msg388174 - (view) Author: Terry J. Reedy (terry.reedy) * (Python committer) Date: 2021-03-06 00:43
#43163 was about the opposite problem of raising SyntaxError too soon, when a valid continuation to imcomplete code is possible.  As with that issue, IDLE has the same problem, which is not in code.interact() itself but in codeop._maybe_compile.. 

Calling compile with, gives message, resulting in user seeing
'[def'                unclosed [      
'[def\n'              bad syntax     Syntax Error
'[\ndef'              unclosed [
'[\ndef\n'            unclosed [     prompt for more input

In the last line, the added \n after [ changes the compile SyntaxError message and, after PR 24483 for #43163, results in fruitlessly waiting for non-existent correct input until the user enters garbage or hits ^C. This is at best a codeop-specific regression from better behavior in 3.9

Changing 'def' to 'def f():' only changes the first message to 'invalid syntax' but not the user-visible result.

As near as I can tell, compile('[\n1,', ...) and compile('[\ndef', ...) give the same unclosed message pointing to the opening [.  How does the regular REPL know to prompt for input for the first and raise SyntaxError for the second?  Some unobvious flag combination?  (It is not 'exec' versus 'single'.)

>>> [
... 1,
... def
  File "<stdin>", line 3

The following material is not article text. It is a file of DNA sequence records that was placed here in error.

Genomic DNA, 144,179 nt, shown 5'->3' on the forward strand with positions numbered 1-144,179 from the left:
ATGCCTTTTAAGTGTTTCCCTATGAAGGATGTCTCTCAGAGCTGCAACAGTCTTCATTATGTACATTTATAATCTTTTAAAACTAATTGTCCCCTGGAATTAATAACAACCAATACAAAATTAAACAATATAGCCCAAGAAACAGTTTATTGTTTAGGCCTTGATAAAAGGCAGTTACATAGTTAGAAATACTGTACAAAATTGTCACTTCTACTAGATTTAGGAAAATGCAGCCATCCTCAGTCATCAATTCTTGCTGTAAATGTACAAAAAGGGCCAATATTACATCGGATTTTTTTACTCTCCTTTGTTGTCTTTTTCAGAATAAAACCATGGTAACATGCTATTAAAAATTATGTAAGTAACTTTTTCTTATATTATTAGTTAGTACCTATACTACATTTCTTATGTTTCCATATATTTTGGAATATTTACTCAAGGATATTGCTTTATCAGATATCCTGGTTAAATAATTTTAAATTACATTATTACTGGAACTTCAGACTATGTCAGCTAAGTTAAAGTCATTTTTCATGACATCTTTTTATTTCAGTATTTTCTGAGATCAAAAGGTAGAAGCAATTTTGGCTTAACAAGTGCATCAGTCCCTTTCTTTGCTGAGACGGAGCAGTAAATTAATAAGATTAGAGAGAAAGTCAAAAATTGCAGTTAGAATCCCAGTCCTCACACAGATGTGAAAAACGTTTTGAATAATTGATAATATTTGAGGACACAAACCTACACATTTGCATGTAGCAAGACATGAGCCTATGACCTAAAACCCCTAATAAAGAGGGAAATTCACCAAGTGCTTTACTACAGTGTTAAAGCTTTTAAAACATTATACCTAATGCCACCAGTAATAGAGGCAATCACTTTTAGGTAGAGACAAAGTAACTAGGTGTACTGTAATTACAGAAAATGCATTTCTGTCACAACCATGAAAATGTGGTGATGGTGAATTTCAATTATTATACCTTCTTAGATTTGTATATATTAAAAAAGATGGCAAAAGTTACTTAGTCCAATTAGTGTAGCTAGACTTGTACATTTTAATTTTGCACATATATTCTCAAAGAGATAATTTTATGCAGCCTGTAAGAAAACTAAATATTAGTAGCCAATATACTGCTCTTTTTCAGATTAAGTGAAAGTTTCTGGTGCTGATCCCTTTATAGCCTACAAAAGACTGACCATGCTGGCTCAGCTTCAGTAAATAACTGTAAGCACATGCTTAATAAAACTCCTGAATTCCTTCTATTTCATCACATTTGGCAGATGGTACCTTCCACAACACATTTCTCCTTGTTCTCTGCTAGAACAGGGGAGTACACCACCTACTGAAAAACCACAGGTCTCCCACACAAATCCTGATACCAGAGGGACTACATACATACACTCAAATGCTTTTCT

def
    ^
SyntaxError: invalid syntax

Guido, do you have any idea how python decides this or where the code is or who might know better?
msg388175 - (view) Author: Pablo Galindo Salgado (pablogsal) * (Python committer) Date: 2021-03-06 00:48
This is a change I implemented and is explicitly deactivated in the reprl:

https://github.com/python/cpython/blob/master/Parser/pegen.c#L1191

The problem here is that when you call compile() there is no way to know if you are doing it to simulate a reprl() or not.
msg388176 - (view) Author: Guido van Rossum (gvanrossum) * (Python committer) Date: 2021-03-06 00:50
Maybe we need to add an API (e.g. a flag to compile()) so that we can ask the actual parser the question we're interested in, rather than having to use hacks and heuristics?
msg388178 - (view) Author: Pablo Galindo Salgado (pablogsal) * (Python committer) Date: 2021-03-06 00:53
> Maybe we need to add an API (e.g. a flag to compile()) so that we can ask the actual parser the question we're interested in, rather than having to use hacks and heuristics?